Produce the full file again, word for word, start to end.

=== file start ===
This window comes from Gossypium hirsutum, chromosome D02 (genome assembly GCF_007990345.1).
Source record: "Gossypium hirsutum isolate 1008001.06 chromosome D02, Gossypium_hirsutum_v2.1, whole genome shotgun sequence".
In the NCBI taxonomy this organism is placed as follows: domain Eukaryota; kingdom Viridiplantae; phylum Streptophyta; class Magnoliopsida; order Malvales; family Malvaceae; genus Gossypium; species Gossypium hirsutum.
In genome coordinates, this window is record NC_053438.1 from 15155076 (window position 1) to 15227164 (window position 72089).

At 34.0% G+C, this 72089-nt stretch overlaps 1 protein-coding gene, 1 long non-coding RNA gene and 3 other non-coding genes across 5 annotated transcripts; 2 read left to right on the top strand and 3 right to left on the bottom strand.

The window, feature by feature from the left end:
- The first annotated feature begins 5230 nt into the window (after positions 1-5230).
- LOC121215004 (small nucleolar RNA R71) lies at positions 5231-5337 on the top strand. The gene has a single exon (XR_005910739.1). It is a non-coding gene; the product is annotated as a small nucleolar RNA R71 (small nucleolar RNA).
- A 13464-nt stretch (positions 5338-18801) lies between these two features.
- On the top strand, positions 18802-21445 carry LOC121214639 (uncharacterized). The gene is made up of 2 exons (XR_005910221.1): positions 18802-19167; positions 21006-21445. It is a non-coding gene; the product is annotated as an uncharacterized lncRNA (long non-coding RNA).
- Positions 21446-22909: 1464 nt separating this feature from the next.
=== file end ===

This window comes from Gossypium hirsutum, chromosome D02 (genome assembly GCF_007990345.1).
Source record: "Gossypium hirsutum isolate 1008001.06 chromosome D02, Gossypium_hirsutum_v2.1, whole genome shotgun sequence".
In the NCBI taxonomy this organism is placed as follows: domain Eukaryota; kingdom Viridiplantae; phylum Streptophyta; class Magnoliopsida; order Malvales; family Malvaceae; genus Gossypium; species Gossypium hirsutum.
In genome coordinates, this window is record NC_053438.1 from 15155076 (window position 1) to 15227164 (window position 72089).

At 34.0% G+C, this 72089-nt stretch overlaps 1 protein-coding gene, 1 long non-coding RNA gene and 3 other non-coding genes across 5 annotated transcripts; 2 read left to right on the top strand and 3 right to left on the bottom strand.

The window, feature by feature from the left end:
- The first annotated feature begins 5230 nt into the window (after positions 1-5230).
- LOC121215004 (small nucleolar RNA R71) lies at positions 5231-5337 on the top strand. The gene has a single exon (XR_005910739.1). It is a non-coding gene; the product is annotated as a small nucleolar RNA R71 (small nucleolar RNA).
- A 13464-nt stretch (positions 5338-18801) lies between these two features.
- On the top strand, positions 18802-21445 carry LOC121214639 (uncharacterized). The gene is made up of 2 exons (XR_005910221.1): positions 18802-19167; positions 21006-21445. It is a non-coding gene; the product is annotated as an uncharacterized lncRNA (long non-coding RNA).
- Positions 21446-22909: 1464 nt separating this feature from the next.